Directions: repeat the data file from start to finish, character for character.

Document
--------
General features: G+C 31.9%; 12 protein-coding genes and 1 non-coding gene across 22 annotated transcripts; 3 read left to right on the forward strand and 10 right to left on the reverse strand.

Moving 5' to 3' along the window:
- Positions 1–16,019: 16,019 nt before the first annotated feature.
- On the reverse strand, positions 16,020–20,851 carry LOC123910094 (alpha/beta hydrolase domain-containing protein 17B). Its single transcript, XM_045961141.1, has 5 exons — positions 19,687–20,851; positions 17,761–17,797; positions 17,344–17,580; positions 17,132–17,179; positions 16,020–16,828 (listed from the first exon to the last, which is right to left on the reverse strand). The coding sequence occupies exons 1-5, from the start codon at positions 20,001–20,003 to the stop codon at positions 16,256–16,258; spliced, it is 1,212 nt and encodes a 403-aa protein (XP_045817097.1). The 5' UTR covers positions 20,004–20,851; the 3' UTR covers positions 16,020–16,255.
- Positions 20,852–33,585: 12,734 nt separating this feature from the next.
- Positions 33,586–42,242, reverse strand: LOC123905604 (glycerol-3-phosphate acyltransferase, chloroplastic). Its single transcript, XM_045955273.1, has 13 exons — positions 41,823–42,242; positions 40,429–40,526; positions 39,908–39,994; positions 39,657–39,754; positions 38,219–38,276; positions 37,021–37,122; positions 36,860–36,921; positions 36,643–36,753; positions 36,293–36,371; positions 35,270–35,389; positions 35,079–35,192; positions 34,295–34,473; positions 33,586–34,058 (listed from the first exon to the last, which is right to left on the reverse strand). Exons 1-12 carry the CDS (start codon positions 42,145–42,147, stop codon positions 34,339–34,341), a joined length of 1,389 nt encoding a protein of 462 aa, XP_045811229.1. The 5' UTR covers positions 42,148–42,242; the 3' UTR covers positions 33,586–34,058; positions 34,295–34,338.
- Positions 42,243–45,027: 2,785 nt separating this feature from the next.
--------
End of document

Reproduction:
General features: G+C 31.9%; 12 protein-coding genes and 1 non-coding gene across 22 annotated transcripts; 3 read left to right on the forward strand and 10 right to left on the reverse strand.

Moving 5' to 3' along the window:
- Positions 1–16,019: 16,019 nt before the first annotated feature.
- On the reverse strand, positions 16,020–20,851 carry LOC123910094 (alpha/beta hydrolase domain-containing protein 17B). Its single transcript, XM_045961141.1, has 5 exons — positions 19,687–20,851; positions 17,761–17,797; positions 17,344–17,580; positions 17,132–17,179; positions 16,020–16,828 (listed from the first exon to the last, which is right to left on the reverse strand). The coding sequence occupies exons 1-5, from the start codon at positions 20,001–20,003 to the stop codon at positions 16,256–16,258; spliced, it is 1,212 nt and encodes a 403-aa protein (XP_045817097.1). The 5' UTR covers positions 20,004–20,851; the 3' UTR covers positions 16,020–16,255.
- Positions 20,852–33,585: 12,734 nt separating this feature from the next.
- Positions 33,586–42,242, reverse strand: LOC123905604 (glycerol-3-phosphate acyltransferase, chloroplastic). Its single transcript, XM_045955273.1, has 13 exons — positions 41,823–42,242; positions 40,429–40,526; positions 39,908–39,994; positions 39,657–39,754; positions 38,219–38,276; positions 37,021–37,122; positions 36,860–36,921; positions 36,643–36,753; positions 36,293–36,371; positions 35,270–35,389; positions 35,079–35,192; positions 34,295–34,473; positions 33,586–34,058 (listed from the first exon to the last, which is right to left on the reverse strand). Exons 1-12 carry the CDS (start codon positions 42,145–42,147, stop codon positions 34,339–34,341), a joined length of 1,389 nt encoding a protein of 462 aa, XP_045811229.1. The 5' UTR covers positions 42,148–42,242; the 3' UTR covers positions 33,586–34,058; positions 34,295–34,338.
- Positions 42,243–45,027: 2,785 nt separating this feature from the next.